Claire Corlett

Fish Food, Fish Tanks, and More
Robert L. Fisher’s Rock Collection

Robert L. Fisher’s Rock Collection

In the 1950s, ocean scientists began using scuba
equipment to observe first-hand the underwater world. Their observations raised questions about ocean ecology that no one had even
thought to ask until seeing the communities in action. But what about scientific observation in
the deepest parts of the ocean where it is impossible to dive? Deep-sea explorers had to find a
different approach. They brought the bottom of the ocean up
to the surface. We starting nearly half a century ago, updated or
modified a method that reputedly was used by
Aristotle 2500 years ago in the Aegean Sea when he was tutoring Alexander and in order to do that work we use a frame, a metal
frame which we can hang from a large wire. But below that metal frame is a chain bag, a metal chain bag, and it is limp and the reason we use a
chain bag is so that if that instrument, that
bag, that box gets hung up on the bottom, what we have
caught in it, won’t dump, clever but very simple. On the deck of the ship, teams emptied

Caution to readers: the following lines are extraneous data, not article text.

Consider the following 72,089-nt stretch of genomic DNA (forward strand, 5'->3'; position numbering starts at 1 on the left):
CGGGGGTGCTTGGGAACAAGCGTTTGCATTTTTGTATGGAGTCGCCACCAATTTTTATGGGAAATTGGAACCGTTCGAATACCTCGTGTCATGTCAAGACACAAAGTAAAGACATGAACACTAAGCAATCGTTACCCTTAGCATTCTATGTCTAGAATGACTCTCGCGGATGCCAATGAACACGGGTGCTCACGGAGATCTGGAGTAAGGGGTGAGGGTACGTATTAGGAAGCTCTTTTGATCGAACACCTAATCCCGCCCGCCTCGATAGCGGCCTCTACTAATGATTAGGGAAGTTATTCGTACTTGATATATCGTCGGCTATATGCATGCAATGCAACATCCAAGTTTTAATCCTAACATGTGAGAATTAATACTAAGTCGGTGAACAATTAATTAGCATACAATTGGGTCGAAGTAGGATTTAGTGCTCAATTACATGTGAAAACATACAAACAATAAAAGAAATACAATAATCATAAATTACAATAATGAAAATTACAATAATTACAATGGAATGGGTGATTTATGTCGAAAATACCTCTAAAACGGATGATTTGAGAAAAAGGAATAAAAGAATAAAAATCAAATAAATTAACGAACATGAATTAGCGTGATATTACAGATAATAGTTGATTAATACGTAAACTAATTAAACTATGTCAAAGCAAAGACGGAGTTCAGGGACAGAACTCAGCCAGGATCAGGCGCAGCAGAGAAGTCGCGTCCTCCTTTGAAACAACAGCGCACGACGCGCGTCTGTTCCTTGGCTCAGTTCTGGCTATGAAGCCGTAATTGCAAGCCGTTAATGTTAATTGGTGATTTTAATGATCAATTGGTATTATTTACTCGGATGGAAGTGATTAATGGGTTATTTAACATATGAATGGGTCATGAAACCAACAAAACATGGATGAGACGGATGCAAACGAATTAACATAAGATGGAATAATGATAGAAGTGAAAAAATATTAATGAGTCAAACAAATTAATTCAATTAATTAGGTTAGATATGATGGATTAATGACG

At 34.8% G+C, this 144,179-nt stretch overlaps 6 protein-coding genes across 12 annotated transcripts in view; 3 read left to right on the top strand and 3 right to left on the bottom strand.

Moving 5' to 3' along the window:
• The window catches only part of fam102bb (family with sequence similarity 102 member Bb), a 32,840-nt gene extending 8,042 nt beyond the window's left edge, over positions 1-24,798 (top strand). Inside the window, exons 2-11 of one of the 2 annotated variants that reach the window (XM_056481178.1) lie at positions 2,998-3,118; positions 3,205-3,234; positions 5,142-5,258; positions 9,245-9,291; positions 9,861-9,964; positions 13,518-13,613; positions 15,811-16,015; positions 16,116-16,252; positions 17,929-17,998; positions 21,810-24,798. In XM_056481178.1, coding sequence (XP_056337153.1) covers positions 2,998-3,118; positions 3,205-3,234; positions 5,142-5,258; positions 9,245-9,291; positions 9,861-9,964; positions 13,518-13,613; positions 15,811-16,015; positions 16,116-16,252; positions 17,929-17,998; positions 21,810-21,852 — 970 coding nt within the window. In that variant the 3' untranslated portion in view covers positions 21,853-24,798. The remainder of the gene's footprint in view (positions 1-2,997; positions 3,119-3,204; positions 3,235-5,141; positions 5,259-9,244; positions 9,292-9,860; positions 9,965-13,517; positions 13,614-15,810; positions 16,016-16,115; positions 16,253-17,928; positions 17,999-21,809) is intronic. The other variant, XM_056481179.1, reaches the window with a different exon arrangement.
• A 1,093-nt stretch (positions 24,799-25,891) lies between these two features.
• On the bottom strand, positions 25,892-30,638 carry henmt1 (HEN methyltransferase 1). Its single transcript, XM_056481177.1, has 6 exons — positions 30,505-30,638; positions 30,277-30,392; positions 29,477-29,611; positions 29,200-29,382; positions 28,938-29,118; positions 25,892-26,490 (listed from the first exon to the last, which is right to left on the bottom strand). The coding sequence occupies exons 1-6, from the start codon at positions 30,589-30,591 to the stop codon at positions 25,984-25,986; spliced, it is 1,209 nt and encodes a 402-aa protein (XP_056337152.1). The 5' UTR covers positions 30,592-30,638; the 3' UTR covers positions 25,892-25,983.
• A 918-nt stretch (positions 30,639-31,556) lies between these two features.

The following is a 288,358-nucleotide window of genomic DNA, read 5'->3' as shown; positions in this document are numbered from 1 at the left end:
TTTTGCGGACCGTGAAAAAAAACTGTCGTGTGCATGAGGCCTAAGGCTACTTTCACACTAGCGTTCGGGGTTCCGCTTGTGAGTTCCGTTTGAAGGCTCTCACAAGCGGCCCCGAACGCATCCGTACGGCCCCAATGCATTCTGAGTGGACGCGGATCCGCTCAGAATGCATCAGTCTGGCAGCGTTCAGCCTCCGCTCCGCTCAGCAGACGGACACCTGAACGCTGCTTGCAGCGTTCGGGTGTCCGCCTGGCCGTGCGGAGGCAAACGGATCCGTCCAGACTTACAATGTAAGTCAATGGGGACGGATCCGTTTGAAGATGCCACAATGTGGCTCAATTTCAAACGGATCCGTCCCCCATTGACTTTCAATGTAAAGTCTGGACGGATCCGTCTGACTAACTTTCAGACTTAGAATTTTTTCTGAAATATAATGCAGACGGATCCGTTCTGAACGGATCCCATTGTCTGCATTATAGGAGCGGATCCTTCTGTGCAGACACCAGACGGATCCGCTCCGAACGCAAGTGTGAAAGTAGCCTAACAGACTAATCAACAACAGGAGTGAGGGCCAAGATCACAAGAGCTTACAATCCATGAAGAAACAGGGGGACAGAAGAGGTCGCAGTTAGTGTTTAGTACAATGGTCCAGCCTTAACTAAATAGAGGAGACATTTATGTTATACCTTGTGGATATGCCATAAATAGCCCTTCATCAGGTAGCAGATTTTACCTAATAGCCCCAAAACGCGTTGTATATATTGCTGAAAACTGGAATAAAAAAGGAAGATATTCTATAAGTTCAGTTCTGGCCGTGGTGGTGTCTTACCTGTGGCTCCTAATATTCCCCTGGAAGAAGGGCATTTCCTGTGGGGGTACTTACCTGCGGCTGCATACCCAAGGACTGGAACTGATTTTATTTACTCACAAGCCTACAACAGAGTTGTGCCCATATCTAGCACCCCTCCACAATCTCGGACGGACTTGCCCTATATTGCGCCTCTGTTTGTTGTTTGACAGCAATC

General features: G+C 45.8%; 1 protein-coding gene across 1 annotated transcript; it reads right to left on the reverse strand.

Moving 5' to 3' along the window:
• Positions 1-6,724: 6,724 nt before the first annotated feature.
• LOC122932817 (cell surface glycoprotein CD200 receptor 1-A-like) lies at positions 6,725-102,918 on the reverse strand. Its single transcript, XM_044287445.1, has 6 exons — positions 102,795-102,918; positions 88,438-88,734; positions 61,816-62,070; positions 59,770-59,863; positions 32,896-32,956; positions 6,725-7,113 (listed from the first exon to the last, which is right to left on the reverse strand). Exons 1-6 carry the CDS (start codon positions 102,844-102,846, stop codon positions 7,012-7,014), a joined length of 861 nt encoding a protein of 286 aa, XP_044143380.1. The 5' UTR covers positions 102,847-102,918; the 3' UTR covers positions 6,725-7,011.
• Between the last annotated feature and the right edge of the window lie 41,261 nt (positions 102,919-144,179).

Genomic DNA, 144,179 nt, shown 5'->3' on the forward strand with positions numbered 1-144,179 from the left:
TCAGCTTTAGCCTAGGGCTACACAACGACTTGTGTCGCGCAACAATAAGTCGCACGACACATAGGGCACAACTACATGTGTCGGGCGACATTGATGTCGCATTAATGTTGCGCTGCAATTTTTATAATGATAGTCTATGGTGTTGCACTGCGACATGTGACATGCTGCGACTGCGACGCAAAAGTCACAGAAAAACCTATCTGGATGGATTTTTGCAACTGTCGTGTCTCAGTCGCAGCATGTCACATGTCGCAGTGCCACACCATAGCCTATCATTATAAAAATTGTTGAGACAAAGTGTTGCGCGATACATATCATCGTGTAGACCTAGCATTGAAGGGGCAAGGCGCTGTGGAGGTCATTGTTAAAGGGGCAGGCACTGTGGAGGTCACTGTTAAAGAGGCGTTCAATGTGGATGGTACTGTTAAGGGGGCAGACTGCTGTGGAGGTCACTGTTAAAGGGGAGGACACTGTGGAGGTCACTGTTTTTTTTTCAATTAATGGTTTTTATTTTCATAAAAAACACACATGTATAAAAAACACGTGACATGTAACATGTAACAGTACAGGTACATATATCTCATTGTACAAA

the dredges and sorted the hole into piles of like with like. Only occasionally finding odd sample that
didn’t seem to fit anywhere. They brought the samples back to Scripps and submitted them to a battery of
geochemical tests and analysis but some rocks became part of a special
collection managed by Robert L Fisher, the man who dredged the rocks from the
deep ocean floor. This is a a mid-ocean type basalt, this is something that came to the
seafloor as magma but it bait samples of sediment upon
it. It was that hot and the thing that’s interesting about this
particular thing you see a second coming so to speak. You see
within that tube and rock there was some more magma that came in and made a second approach. This is a similar basalt called a gabbro,
from deeper in the earth’s crust. Fisher took a drill sample from it to
test the velocity of sound through it, useful information for seismic
refraction work. But the pride of the collection is a
pristine sample of peridotite. At the beautiful lot of green, the thing that’s unique about
this and and means it really belongs in the
Smithsonian, this rock is that it’s utterly fresh and little or nothing in it but magnesium and silicate. But the
real value in Fisher’s rock collection is what it told geologists about the
movement of the earth’s tectonic plates. Here in my right hand I’m showing
the oceanic rocks moving down and here in the left hand I have the peridotite from the island arc
lying right above so here, right here, you have seen subduction in action. For the first time in
history, a scientist could actually hold in his
own hands hard evidence that one tectonic plate was diving beneath
another, no scuba gear required.

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